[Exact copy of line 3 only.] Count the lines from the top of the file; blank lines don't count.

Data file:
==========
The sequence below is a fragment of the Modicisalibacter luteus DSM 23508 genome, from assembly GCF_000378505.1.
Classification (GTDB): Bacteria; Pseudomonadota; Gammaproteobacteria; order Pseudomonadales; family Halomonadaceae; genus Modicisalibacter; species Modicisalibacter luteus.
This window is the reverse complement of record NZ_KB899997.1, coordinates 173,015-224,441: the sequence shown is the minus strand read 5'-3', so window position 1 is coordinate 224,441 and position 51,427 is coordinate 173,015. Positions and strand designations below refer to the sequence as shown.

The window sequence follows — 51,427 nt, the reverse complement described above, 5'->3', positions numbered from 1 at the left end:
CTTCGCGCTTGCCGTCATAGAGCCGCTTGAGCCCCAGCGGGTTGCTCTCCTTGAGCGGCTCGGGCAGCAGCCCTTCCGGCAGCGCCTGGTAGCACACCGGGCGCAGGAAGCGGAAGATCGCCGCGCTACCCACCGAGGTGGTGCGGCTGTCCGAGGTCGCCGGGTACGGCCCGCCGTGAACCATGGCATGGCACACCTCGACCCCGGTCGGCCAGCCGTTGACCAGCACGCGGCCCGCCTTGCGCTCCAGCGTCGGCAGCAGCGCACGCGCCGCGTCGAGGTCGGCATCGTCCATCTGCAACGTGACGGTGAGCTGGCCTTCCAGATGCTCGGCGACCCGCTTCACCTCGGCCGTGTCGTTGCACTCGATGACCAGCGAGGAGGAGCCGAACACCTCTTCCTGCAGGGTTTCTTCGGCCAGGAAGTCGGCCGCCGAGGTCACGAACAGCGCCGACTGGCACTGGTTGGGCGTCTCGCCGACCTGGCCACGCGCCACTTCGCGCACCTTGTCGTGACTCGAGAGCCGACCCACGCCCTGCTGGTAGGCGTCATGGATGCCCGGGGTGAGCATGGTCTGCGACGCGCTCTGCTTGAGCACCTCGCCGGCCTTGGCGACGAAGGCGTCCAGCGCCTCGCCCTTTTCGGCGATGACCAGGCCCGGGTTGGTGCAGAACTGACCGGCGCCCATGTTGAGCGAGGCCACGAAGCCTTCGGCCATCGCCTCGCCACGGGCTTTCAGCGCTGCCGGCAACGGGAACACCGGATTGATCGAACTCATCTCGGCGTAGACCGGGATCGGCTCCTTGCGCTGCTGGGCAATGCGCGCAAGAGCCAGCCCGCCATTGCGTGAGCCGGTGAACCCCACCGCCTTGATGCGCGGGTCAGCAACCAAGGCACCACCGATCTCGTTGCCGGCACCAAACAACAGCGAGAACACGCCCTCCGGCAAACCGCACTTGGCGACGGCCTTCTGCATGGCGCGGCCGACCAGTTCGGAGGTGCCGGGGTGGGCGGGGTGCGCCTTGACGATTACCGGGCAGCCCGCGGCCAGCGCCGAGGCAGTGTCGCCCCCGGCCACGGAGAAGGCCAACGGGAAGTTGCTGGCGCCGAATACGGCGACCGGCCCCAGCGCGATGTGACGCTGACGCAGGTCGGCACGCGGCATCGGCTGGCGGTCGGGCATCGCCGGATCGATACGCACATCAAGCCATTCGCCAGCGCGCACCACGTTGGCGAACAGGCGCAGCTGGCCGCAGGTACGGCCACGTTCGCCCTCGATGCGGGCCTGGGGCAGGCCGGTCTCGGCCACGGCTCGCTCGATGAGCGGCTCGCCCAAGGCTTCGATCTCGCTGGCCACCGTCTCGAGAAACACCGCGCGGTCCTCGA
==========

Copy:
This window is the reverse complement of record NZ_KB899997.1, coordinates 173,015-224,441: the sequence shown is the minus strand read 5'-3', so window position 1 is coordinate 224,441 and position 51,427 is coordinate 173,015. Positions and strand designations below refer to the sequence as shown.